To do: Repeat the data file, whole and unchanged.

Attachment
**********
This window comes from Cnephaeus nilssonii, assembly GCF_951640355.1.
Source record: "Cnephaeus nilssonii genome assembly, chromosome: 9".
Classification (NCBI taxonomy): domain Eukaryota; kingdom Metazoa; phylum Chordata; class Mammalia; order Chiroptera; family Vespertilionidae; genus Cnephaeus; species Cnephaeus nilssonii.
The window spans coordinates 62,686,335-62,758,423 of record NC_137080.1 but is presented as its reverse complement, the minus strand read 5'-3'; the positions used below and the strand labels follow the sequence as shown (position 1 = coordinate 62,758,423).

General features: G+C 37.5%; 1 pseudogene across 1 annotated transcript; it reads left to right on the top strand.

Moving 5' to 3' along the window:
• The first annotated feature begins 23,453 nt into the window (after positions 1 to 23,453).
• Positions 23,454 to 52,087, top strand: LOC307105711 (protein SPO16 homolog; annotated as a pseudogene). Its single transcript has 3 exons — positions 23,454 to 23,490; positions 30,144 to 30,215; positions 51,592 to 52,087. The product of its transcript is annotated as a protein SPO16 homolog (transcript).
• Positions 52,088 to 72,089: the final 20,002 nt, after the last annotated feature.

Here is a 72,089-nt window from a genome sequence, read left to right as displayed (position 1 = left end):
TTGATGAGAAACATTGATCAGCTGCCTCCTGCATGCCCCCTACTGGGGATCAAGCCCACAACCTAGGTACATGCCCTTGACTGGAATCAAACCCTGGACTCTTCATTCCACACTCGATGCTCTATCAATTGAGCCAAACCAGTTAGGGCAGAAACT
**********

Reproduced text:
This window comes from Cnephaeus nilssonii, assembly GCF_951640355.1.
Source record: "Cnephaeus nilssonii genome assembly, chromosome: 9".
Classification (NCBI taxonomy): domain Eukaryota; kingdom Metazoa; phylum Chordata; class Mammalia; order Chiroptera; family Vespertilionidae; genus Cnephaeus; species Cnephaeus nilssonii.
The window spans coordinates 62,686,335-62,758,423 of record NC_137080.1 but is presented as its reverse complement, the minus strand read 5'-3'; the positions used below and the strand labels follow the sequence as shown (position 1 = coordinate 62,758,423).

General features: G+C 37.5%; 1 pseudogene across 1 annotated transcript; it reads left to right on the top strand.

Moving 5' to 3' along the window:
• The first annotated feature begins 23,453 nt into the window (after positions 1 to 23,453).
• Positions 23,454 to 52,087, top strand: LOC307105711 (protein SPO16 homolog; annotated as a pseudogene). Its single transcript has 3 exons — positions 23,454 to 23,490; positions 30,144 to 30,215; positions 51,592 to 52,087. The product of its transcript is annotated as a protein SPO16 homolog (transcript).
• Positions 52,088 to 72,089: the final 20,002 nt, after the last annotated feature.

Here is a 72,089-nt window from a genome sequence, read left to right as displayed (position 1 = left end):
TTGATGAGAAACATTGATCAGCTGCCTCCTGCATGCCCCCTACTGGGGATCAAGCCCACAACCTAGGTACATGCCCTTGACTGGAATCAAACCCTGGACTCTTCATTCCACACTCGATGCTCTATCAATTGAGCCAAACCAGTTAGGGCAGAAACT